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Date : January 28, 2023
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Former White House Chef Sam Kass teams up with Knorr to host Tribeca event advocating for regenerative farming

Former White House Chef Sam Kass teams up with Knorr to host Tribeca event advocating for regenerative farming

A special event in Tribeca explored the importance of regenerative farming and its effect on our food.

Ahead of World Soil Day on Dec. 5, Former White House Chef and Senior Policy Advisor for Nutrition Policy Sam Kass teamed up with the company Knorr, whose mission is to bring delicious and accessible foods to its customers, to host “The $500 Dinner” at Casa Carmen on Nov. 30. The night aimed to show that what’s on our plates now will be a delicacy in just a few decades if regenerative agriculture practices aren’t widely adopted.

“The dinner you are about to eat costs $72 tonight. In 2050, this exact same meal will cost $566 as the ingredients that we rely on become even more scarce,” Kass.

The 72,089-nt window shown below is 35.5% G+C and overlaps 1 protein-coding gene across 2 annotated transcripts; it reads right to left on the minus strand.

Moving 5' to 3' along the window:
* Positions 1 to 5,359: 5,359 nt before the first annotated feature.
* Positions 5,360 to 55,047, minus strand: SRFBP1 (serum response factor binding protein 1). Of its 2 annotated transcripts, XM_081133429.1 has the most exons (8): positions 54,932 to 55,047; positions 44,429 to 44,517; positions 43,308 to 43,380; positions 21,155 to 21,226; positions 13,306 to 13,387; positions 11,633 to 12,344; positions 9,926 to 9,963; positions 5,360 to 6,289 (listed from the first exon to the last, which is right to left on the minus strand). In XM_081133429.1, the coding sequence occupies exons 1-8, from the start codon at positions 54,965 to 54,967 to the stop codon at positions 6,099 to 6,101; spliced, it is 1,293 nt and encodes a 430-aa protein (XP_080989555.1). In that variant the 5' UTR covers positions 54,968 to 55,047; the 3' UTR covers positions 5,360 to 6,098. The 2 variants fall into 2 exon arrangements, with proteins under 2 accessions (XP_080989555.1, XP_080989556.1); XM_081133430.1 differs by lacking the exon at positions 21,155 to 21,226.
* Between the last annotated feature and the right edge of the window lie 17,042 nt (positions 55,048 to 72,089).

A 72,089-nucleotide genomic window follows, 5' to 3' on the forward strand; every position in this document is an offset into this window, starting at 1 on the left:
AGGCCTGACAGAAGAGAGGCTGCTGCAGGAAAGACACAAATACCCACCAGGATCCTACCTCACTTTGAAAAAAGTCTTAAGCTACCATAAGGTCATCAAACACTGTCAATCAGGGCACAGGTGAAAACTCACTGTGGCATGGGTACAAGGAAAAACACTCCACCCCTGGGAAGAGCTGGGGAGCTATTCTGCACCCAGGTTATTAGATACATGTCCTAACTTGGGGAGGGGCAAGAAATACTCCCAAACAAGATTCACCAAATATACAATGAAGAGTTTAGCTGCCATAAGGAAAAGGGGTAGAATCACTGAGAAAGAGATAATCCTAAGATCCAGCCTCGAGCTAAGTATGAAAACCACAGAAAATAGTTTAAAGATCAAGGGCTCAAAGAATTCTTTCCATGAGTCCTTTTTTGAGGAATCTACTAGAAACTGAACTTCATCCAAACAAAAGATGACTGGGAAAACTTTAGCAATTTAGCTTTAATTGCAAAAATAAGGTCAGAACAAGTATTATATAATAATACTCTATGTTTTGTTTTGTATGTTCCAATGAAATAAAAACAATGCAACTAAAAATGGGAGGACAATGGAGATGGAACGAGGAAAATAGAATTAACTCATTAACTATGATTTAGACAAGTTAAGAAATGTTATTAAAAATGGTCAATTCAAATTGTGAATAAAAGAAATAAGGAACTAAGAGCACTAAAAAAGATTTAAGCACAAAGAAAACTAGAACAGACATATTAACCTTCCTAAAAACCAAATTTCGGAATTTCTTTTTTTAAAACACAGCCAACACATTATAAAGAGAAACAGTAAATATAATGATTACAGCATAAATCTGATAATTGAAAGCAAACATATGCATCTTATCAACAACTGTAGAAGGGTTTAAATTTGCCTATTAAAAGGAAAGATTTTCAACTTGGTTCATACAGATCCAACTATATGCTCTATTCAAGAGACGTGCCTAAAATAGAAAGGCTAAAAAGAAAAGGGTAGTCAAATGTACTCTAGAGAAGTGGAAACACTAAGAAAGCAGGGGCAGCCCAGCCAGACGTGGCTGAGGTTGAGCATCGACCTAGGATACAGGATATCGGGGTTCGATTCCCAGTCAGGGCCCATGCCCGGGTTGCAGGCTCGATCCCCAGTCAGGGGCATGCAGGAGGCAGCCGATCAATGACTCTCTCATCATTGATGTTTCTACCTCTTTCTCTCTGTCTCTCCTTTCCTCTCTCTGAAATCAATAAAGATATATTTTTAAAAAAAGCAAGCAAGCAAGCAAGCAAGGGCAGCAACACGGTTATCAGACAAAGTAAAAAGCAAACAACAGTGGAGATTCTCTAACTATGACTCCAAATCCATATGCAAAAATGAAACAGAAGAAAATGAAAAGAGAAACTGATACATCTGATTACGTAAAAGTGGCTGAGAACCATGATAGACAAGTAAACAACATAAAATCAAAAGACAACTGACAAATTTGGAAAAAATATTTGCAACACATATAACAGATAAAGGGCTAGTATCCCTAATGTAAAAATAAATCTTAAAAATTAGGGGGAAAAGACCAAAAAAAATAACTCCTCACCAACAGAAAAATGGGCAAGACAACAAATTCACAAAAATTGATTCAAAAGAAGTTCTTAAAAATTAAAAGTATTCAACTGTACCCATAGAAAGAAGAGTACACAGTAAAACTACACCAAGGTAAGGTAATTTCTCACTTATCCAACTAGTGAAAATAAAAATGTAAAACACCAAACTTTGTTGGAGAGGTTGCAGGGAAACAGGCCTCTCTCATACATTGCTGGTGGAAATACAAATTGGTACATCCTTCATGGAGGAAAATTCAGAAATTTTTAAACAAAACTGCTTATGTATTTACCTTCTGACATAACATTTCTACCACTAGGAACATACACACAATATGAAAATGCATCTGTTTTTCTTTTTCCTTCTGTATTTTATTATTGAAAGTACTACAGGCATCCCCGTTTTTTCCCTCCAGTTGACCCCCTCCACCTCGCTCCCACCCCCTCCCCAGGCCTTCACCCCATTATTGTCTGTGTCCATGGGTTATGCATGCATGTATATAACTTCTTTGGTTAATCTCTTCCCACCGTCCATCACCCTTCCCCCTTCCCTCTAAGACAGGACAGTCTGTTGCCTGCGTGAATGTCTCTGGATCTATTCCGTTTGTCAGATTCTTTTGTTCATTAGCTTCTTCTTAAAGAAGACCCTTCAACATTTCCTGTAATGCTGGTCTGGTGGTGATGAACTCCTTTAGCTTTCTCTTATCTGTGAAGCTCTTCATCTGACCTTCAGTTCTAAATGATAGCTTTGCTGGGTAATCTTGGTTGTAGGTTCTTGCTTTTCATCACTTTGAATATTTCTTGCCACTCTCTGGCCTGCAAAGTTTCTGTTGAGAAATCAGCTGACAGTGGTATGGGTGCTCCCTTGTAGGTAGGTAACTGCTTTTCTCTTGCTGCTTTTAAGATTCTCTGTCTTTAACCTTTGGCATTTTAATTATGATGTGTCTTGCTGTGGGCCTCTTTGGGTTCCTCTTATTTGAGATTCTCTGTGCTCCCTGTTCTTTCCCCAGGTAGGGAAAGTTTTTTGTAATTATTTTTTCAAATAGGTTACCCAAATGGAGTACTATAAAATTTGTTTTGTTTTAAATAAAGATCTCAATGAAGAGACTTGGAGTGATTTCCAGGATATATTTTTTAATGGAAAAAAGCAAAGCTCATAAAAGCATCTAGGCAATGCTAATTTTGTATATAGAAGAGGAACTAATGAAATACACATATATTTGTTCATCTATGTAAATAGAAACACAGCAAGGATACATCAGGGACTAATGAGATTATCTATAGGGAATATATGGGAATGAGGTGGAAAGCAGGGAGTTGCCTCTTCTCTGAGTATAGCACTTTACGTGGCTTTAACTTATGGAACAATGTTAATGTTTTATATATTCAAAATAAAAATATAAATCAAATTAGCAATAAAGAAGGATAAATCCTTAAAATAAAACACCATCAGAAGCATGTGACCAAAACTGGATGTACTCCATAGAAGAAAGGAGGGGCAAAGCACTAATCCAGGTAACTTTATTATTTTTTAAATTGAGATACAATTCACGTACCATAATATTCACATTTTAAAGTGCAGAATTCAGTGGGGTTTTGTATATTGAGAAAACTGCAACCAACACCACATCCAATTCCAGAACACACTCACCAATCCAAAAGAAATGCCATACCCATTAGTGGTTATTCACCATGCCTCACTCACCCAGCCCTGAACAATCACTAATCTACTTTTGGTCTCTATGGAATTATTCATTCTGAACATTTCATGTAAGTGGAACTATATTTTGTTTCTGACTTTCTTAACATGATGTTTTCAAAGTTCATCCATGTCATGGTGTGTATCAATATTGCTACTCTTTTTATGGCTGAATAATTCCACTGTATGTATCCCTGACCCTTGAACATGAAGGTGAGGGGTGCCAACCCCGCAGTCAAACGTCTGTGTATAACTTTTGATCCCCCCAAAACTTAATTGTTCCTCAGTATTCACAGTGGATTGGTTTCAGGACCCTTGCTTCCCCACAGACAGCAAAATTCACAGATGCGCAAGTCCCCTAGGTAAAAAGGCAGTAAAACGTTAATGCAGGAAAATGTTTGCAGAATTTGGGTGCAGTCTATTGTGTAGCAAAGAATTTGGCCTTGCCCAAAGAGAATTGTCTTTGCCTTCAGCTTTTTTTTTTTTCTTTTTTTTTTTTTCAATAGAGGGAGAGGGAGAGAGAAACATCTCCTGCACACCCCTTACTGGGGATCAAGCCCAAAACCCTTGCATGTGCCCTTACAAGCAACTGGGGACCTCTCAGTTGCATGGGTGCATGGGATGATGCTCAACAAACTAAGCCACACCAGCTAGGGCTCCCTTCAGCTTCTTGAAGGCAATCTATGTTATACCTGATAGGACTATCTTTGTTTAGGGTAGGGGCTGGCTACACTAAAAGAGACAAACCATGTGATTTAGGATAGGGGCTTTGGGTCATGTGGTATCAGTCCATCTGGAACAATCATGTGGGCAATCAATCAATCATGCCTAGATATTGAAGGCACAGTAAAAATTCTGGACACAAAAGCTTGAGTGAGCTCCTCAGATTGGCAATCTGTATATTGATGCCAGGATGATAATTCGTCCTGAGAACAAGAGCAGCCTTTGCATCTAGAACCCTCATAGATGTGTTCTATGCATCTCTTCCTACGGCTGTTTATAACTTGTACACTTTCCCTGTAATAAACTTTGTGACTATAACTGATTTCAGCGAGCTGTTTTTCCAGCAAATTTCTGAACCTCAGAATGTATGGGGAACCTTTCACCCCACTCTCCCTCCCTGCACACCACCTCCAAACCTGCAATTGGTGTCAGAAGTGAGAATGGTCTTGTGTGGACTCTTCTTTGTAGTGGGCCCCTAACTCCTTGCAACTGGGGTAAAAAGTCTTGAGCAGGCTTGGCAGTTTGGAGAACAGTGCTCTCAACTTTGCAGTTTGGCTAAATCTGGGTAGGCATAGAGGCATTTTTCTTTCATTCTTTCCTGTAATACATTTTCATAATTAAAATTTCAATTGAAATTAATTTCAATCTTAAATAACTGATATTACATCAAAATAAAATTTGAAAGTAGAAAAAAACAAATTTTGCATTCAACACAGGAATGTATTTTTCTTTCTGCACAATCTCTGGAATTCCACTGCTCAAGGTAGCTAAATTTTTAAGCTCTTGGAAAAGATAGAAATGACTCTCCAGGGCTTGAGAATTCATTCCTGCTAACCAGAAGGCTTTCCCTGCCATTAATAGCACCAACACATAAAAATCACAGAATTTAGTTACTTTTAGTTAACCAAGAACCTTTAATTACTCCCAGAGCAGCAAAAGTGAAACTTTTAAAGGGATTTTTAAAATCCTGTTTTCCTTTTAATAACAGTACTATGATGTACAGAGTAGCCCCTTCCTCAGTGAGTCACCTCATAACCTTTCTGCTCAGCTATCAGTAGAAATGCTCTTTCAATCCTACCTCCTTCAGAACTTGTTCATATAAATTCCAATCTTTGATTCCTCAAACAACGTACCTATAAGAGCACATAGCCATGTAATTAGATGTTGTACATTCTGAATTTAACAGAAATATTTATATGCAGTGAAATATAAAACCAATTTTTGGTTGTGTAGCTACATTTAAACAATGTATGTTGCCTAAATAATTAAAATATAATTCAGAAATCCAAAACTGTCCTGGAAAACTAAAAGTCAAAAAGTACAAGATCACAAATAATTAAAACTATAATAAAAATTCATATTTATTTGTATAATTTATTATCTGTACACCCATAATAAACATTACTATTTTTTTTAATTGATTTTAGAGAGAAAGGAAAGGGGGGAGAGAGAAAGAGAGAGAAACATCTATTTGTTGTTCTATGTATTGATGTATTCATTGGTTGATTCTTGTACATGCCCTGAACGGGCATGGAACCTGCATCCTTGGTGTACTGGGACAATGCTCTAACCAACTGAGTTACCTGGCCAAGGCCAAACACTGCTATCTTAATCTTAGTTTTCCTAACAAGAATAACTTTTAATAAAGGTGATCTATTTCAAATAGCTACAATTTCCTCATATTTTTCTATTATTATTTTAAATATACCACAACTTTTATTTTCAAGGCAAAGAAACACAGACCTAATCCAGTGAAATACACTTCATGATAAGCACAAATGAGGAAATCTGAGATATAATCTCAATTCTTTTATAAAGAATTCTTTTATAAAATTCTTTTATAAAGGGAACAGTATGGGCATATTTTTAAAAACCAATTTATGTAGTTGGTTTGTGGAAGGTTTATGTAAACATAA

The night featured a menu of Arroz del Mar, Knorr Spanish Rice with seafood and Arroz de la Tierra, Knorr Mexican Rice with truffles, plus various appetizers and churros for dessert. Over the course of the evening, Kass and Gina Kiroff, Marketing Director for Knorr North America, discussed how these ingredients that we use daily could become a rarity if we don’t start to adopt regenerative farming practices.

“Food is love. Food is how we express ourselves. And if we stay on our current path, our kids and grandkids won’t be able to enjoy what we’re eating here. Tonight is all about two things: understanding the role of food and agriculture to climate change and committing to an accessible future of food,” said Kass.

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Chef at Casa Carmen NYC preparing dishes for ‘The $500 Dinner,’ hosted by Knorr and Chef Sam Kass.Photo courtesy of Edelman